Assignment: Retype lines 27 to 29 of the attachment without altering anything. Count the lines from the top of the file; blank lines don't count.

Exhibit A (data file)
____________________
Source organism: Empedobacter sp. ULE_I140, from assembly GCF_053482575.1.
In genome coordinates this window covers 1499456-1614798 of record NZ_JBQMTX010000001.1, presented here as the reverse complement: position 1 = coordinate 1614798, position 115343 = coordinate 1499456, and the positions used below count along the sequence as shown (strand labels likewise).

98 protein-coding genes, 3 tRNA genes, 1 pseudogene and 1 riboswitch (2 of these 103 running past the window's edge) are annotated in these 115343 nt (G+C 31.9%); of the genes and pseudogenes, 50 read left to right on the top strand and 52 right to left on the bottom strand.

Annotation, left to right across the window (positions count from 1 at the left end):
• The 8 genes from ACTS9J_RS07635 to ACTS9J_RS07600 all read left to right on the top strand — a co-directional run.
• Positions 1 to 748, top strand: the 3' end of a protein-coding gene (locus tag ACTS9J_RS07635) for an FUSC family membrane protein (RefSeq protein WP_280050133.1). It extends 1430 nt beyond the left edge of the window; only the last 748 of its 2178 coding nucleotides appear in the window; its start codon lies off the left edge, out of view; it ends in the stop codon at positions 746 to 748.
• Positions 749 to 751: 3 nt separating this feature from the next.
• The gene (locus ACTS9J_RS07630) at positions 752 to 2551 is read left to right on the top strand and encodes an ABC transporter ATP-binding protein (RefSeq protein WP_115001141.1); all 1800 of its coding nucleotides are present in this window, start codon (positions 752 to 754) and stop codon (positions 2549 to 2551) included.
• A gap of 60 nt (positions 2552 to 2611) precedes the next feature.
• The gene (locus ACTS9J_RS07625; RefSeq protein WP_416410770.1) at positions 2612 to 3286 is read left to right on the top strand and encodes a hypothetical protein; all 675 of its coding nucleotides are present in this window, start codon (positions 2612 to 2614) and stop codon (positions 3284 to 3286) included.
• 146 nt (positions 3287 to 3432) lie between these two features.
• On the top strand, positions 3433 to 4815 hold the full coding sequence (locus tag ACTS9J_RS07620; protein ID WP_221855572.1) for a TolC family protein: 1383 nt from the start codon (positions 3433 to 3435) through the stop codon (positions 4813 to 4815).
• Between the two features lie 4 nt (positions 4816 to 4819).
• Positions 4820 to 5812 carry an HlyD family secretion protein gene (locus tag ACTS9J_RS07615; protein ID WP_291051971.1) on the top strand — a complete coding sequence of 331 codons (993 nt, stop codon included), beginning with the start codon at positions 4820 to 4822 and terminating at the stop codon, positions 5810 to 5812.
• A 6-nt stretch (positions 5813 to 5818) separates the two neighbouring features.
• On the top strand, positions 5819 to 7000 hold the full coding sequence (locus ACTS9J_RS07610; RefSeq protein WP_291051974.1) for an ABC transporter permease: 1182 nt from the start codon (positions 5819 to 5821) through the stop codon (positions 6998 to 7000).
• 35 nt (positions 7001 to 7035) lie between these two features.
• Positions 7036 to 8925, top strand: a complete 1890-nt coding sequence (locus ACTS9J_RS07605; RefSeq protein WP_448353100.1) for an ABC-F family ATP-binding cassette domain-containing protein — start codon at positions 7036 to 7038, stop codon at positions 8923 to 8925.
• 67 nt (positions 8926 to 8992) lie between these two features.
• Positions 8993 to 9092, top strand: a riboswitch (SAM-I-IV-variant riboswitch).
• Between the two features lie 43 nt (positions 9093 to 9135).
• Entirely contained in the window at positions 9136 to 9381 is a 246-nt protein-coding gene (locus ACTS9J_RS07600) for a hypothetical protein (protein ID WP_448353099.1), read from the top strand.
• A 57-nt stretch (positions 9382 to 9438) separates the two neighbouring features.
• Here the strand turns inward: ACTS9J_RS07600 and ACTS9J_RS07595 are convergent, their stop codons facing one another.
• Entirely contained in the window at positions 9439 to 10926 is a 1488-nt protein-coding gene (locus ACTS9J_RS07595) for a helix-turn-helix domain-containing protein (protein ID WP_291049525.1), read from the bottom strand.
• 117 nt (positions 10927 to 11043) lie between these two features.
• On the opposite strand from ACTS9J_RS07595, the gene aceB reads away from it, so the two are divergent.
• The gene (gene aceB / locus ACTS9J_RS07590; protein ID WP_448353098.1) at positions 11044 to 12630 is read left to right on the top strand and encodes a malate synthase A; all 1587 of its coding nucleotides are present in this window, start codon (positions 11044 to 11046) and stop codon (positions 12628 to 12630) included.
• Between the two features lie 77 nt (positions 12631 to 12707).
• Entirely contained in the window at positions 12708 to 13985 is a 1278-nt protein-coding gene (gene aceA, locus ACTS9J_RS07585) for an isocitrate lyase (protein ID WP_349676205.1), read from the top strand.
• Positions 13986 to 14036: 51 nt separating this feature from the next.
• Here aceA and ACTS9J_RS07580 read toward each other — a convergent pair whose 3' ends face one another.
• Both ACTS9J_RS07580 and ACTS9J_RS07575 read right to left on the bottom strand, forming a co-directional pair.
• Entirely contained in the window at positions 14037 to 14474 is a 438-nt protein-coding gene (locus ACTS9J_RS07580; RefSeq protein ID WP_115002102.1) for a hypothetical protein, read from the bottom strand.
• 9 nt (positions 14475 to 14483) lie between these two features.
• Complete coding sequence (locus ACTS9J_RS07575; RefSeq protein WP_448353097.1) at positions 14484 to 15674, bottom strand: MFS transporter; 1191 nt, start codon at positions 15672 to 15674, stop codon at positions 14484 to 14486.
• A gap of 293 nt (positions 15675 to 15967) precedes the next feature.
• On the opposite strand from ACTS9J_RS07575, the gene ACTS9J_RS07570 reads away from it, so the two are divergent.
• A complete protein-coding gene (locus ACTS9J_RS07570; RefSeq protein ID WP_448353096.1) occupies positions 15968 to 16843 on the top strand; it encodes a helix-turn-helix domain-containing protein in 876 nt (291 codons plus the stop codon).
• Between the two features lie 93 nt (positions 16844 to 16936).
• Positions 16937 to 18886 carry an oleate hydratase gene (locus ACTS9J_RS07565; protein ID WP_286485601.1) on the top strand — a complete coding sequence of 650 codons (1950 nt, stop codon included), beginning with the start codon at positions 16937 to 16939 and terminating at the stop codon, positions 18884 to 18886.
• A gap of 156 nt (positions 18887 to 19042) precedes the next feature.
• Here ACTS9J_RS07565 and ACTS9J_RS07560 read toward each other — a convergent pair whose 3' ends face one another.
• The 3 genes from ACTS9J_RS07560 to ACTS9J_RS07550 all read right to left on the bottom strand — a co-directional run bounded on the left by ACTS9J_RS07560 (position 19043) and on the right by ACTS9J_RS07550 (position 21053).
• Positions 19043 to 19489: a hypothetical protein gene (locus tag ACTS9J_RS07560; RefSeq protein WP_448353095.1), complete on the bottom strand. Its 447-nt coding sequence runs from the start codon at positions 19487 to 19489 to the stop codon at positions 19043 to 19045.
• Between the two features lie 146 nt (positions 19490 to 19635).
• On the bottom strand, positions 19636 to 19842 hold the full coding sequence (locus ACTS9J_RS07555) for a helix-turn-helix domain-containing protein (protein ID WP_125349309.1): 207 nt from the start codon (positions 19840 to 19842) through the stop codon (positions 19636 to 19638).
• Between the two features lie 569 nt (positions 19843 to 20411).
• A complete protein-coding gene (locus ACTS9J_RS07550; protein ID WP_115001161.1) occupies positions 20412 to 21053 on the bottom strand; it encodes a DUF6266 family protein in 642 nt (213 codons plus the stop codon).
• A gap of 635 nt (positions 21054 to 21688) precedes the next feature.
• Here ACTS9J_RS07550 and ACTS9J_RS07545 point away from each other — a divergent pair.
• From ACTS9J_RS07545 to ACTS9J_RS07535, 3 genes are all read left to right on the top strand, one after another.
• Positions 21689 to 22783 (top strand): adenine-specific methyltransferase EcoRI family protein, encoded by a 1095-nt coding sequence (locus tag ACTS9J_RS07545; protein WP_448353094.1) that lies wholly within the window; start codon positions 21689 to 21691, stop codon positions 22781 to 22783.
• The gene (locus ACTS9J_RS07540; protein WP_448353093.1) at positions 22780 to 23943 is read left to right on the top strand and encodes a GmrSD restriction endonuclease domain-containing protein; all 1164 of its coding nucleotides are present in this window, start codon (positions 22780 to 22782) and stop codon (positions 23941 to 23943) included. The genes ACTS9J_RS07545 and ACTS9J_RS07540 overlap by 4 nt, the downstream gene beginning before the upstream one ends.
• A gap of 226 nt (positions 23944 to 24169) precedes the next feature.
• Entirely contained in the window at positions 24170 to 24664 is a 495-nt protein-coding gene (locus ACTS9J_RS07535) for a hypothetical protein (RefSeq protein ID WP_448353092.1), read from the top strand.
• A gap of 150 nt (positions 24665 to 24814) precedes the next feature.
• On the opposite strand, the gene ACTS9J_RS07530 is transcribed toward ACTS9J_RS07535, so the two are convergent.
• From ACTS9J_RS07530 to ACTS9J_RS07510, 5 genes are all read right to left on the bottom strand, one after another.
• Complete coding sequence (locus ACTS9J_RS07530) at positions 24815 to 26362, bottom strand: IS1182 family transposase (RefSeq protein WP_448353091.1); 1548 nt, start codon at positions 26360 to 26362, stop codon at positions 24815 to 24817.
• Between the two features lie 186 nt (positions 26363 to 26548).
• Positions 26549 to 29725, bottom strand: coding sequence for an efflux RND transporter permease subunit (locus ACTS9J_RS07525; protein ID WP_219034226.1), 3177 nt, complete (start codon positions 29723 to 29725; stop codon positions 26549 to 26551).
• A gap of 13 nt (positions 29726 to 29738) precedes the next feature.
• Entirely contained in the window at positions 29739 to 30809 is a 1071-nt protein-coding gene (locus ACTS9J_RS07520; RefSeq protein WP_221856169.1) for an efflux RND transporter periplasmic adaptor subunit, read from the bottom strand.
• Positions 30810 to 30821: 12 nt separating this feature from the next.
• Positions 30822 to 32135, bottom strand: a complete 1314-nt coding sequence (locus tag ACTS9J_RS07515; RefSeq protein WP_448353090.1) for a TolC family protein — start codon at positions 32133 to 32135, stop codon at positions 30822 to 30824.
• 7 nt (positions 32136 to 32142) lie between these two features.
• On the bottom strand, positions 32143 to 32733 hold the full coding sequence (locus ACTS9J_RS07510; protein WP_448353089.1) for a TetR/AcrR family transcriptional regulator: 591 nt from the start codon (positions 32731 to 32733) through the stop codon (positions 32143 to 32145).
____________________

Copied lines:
• On the opposite strand from ACTS9J_RS07595, the gene aceB reads away from it, so the two are divergent.
• The gene (gene aceB / locus ACTS9J_RS07590; protein ID WP_448353098.1) at positions 11044 to 12630 is read left to right on the top strand and encodes a malate synthase A; all 1587 of its coding nucleotides are present in this window, start codon (positions 11044 to 11046) and stop codon (positions 12628 to 12630) included.
• Between the two features lie 77 nt (positions 12631 to 12707).